This book may not be the most comprehensive guide to the biology and behaviour of venomous snakes, but it is one of the greatest checklist of venomous snakes and a must for any venomous snakes enthousiast and hobby herpetologist. You are not going to learn a great deal about these animals apart from taxonomy and distribution of the species, but it is still one of my all time favourite and go to works if I want to look up a species or remind myself of the beauty of these animals.

Many people think that the book is overpriced at $74, which is why you can get them all together at only $224 HERE!


The next book i want to introduce is my all time favourite work on Venomous snakes. Not only is it troughout and detailed, it is also on my favourite family of snakes – the ones that got me started on this passion: Old World Vipers!

Old World Vipers, A Natural History of the Azemiopinae and Viperinae Hardcover review by Tony Phelps, 2010 

  • Edition Chiamara 2010
  • More than 400 pages
  • Color Images
  • English
  • Detailed description of each species
  • Easy and comfortable to read
  • Price: $89.95 on Amazon.com

 

 

“Old World Vipers, A Natural History of the Azemiopinae and Viperinae” by Tony Phelps is in my opinion one of the best works on venomous snakes for the average reptile enthousiast you can possibly get. It written in an engaging and comfortable style, which makes it easy to understand and enjoy for just about anyone.
It also succeeds in reaching a very high standart in enducation, which makes it interesting for both the average hobbyist and also the expert on venomous snakes. Tony Phelps has worked with Vipers all his life, especially with the European Vipers (Vipera Berus) and he shares some of the most recent discoveries and taxonomic revision in this work. However, there is one recent revision this book does not follow – the Viperinae have been seperated into the Viperinae and the Causinae.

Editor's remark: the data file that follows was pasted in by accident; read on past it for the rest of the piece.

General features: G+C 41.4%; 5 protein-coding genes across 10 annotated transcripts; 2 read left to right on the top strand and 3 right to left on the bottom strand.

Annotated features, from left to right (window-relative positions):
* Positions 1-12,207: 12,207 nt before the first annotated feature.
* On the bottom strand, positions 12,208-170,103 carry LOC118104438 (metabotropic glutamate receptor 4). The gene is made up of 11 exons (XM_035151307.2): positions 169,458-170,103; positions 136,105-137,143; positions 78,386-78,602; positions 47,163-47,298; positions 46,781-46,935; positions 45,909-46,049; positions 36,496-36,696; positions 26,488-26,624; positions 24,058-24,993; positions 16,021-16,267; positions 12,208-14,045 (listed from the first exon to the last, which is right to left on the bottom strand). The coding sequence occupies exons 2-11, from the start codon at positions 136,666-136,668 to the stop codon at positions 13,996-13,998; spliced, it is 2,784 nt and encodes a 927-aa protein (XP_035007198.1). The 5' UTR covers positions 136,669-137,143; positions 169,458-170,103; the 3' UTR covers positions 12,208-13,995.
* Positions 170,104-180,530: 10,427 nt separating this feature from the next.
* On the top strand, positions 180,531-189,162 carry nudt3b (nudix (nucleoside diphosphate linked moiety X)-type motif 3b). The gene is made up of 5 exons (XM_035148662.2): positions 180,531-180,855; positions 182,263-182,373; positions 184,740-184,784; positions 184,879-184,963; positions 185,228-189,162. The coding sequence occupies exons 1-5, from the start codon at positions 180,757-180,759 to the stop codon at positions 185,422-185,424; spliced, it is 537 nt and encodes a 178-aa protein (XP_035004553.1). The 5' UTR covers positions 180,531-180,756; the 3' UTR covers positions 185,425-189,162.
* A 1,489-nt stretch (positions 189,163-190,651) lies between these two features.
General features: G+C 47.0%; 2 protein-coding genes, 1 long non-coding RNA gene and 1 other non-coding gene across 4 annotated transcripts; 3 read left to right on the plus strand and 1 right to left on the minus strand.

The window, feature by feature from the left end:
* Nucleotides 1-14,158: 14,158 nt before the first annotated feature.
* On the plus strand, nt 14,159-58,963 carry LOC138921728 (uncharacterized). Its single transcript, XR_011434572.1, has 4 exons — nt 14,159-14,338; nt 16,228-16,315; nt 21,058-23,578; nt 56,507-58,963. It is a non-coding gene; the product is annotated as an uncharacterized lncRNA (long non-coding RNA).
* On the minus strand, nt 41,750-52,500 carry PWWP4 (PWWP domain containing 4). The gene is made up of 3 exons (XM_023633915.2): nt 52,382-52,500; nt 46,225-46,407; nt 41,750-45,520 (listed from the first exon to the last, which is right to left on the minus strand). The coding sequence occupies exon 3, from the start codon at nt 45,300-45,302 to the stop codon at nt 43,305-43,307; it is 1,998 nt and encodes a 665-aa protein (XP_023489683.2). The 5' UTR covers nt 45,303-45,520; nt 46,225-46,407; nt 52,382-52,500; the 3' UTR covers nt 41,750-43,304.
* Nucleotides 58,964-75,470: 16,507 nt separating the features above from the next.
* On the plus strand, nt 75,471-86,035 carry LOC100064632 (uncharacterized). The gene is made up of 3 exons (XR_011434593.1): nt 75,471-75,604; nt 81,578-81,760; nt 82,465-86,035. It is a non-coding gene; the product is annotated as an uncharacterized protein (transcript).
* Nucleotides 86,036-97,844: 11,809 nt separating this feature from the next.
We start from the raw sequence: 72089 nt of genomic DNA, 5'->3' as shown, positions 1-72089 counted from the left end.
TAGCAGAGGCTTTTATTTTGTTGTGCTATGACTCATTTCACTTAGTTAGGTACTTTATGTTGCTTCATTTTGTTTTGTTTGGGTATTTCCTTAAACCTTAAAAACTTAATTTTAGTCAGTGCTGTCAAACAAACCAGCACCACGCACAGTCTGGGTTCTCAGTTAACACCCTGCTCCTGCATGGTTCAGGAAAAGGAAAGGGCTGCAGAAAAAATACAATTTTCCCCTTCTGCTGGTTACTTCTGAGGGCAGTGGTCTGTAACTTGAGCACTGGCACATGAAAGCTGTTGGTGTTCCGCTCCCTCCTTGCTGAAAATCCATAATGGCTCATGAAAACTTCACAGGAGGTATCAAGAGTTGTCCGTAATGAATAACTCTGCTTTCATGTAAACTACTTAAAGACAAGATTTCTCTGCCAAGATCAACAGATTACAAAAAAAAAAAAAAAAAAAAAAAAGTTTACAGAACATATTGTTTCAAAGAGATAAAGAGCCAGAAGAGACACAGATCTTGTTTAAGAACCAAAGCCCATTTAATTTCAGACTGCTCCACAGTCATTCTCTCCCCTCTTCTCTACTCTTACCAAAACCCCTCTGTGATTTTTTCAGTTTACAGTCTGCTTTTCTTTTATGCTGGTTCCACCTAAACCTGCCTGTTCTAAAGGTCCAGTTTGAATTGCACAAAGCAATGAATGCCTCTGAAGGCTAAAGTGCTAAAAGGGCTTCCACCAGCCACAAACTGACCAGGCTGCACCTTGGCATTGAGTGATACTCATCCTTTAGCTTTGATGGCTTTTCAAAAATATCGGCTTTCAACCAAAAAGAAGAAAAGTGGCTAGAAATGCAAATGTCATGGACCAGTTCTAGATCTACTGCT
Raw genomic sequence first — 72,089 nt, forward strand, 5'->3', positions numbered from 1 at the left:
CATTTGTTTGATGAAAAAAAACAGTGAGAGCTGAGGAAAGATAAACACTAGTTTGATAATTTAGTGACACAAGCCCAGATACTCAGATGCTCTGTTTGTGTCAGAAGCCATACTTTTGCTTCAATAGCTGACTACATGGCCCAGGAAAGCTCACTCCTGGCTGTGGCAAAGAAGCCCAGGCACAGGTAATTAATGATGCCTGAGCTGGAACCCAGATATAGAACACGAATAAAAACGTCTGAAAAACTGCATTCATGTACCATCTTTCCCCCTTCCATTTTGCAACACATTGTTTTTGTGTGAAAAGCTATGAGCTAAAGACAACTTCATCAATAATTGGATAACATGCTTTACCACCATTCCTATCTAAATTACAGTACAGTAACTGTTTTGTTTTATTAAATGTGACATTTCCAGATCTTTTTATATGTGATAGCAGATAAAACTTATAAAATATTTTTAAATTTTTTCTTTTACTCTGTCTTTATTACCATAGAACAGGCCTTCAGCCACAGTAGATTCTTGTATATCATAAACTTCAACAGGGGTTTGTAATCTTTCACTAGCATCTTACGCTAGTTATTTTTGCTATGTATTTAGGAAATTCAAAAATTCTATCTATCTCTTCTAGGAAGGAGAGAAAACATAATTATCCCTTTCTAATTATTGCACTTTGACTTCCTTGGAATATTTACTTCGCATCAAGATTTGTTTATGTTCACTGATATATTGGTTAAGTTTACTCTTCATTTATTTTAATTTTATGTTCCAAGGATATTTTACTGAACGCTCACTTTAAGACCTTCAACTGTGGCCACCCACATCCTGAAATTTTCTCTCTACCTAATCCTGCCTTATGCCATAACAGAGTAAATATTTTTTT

The book offers a nice introduction and general description on the life and behaviour of Vipers, including their ranges of habitat, feeding behaviour and reproduction. Secondly, Tony introduces every species seperately, giving brief information on appearance, observations, habitat, feeding and venom composition, which gives the reader a nice impression of each species and makes the book very easy and interesting to follow. Lastly, Phelps goes into more detail on the composition of Viper Venoms and their effect on their prey, which is incredibly fascinating, but includes difficult terminology. Nevertheless, also this section is interesting to follow for just about anyone. Phelps offers detailed knowledge on Venom effects, treatment and antivenin production and effects, which gives anyone a great basic understanding of the complexity and brilliance on venoms.

In conclusion, this book is a must for anyone who loves Vipers and wants to get familiar with venomous snakes, their venoms, biology and taxonomy. If you consider yourself a venomous snake enthousiast, get one HERE now!

 

 

2 Replies to “The Top Books on Venomous Snakes you should read”

  1. I love snakes. When I was a kid I caught dozens in the wooded area around our house. A 6 foot pilot black snake got loose in our basement and we bumped into it off and on for 6-7 years.

    I feel like I have a fair amount of knowledge about North American snakes, but I have been living in Asia for several decades where I tend to follow the basic rule that every one I run across in the wild is deadly, so perhaps I have inordinate fear of an animal that I would like to know better. I should pick up the book on venomous snakes of Asia.

    Here in China I don’t find many snake hobbyists. When I see snakes that are kept here, they are usually for eating.

    1. Hi there, 

      As time progresses, I think you will get more and more comfortable with the animals around your new home! However in China, I advise you to study carefully what snakes are potentially a threat and which species are harmless since there are so many that look ver similar to each other! 

      Unfortunately, it is indeed very uncommon that people from this area appreciate the beauty of snakes.